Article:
There’s no shortage of studies and data out there showing that gender differences in the workplace exist. This is most commonly reflected in a pay gap between men and women working the same job. The reasons for this gap vary, and are debatable, but the truth is that men and women are different. And it’s likely that our differences will always result in some variation. Of course if discrimination is to blame, that must be corrected.

But what do studies of men and women say about how they treat each other in economic situations? The NY Times Upshot blog has a collective view of the research as compiled in a couple of books. Here are some highlights:

  • There’s an economic game where participants are given $10 and must offer some of it to another person. If the other person accepts the offer they both get the money, so you feel compelled to offer something. Both men and women offered less money when the partner was a women. Even worse, women offered less to women than men did to women. Women also offered more than half of the $10 to men.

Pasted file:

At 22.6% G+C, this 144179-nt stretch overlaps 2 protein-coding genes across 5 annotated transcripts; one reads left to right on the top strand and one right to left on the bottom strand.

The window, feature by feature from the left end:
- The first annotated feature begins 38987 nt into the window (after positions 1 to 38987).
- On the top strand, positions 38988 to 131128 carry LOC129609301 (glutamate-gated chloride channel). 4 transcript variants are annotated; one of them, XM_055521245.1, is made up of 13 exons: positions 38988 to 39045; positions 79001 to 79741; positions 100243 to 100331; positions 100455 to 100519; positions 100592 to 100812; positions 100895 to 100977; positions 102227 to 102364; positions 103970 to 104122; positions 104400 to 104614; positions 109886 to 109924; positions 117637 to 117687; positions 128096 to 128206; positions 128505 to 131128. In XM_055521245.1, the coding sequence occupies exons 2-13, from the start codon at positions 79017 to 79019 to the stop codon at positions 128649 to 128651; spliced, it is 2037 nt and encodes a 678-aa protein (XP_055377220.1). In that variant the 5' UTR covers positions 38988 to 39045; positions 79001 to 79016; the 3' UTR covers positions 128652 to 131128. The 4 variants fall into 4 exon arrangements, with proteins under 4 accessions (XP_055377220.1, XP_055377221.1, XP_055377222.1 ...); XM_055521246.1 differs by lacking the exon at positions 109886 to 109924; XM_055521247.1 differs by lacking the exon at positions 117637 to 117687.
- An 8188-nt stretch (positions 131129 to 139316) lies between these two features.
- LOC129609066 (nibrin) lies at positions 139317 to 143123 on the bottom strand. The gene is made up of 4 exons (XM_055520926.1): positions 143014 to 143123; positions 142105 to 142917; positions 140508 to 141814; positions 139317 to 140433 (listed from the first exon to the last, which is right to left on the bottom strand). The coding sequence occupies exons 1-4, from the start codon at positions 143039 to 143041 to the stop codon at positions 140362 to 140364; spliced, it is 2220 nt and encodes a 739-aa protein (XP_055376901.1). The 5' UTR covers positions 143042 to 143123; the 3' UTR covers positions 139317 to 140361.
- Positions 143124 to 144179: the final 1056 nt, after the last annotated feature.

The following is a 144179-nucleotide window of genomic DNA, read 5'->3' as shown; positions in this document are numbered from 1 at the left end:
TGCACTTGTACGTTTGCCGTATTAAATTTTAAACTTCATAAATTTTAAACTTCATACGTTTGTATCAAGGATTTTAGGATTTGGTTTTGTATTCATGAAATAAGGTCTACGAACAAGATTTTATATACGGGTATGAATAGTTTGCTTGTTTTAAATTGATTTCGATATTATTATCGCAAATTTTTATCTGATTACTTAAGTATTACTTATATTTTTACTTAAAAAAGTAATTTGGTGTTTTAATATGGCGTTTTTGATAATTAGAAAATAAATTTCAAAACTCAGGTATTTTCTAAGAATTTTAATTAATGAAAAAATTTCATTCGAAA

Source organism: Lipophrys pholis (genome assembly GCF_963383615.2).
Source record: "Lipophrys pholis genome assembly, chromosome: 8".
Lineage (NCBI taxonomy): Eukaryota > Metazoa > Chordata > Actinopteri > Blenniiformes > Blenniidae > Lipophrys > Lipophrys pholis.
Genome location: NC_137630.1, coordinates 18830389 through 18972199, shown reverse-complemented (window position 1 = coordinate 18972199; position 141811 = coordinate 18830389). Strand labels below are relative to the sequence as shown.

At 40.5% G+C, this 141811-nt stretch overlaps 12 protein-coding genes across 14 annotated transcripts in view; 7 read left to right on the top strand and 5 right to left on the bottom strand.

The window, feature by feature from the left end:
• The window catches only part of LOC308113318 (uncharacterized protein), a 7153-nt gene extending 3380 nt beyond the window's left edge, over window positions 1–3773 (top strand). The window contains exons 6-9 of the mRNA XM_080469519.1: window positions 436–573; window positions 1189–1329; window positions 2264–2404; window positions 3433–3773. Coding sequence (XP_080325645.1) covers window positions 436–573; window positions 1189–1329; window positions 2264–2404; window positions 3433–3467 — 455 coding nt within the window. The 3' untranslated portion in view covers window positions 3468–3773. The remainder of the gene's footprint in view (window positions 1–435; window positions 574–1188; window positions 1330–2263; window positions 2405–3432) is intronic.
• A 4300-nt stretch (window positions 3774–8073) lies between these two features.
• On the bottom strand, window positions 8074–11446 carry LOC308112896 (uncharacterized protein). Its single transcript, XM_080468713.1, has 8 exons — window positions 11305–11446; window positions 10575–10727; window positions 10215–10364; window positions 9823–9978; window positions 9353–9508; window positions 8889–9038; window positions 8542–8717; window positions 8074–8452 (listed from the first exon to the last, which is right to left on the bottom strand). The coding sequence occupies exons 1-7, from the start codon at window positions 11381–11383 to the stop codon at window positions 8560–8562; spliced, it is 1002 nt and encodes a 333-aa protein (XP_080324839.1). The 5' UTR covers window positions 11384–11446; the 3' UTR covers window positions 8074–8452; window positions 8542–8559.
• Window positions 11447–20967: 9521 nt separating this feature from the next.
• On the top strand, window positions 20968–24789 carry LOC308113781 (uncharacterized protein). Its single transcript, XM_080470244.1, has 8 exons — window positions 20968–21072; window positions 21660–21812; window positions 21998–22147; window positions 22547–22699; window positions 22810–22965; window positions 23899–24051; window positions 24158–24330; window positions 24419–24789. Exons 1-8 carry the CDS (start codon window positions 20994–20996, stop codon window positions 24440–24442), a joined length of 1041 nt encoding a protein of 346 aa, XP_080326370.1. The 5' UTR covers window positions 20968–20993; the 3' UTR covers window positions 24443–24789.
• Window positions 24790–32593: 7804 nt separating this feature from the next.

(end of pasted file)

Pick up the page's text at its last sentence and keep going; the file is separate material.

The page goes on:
• In another game that measured competitiveness, women were more willing to compete with other women. But they peddled back on the competitive spirit against men.
  • Women negotiate harder for others, and less so when pushing their own interests.

What is driving this behavior?  Do women act differently than men by nature, or are societal norms at play?  That’s difficult to break apart.  But there are ways.  The challenge with economic experiments that a true experiment would require messing with people.  To see the nature vs nurture element we’d need to segment hundreds of baby girls and raise them in a society without the gender norms we have to see how they would react in these situations.  That’s impossible, and immoral.  So economists are limited in what they can measure.

Read: Why the Economic Gender Gap Will Eventually Close (NY Times Upshot)

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categories: economics, jobs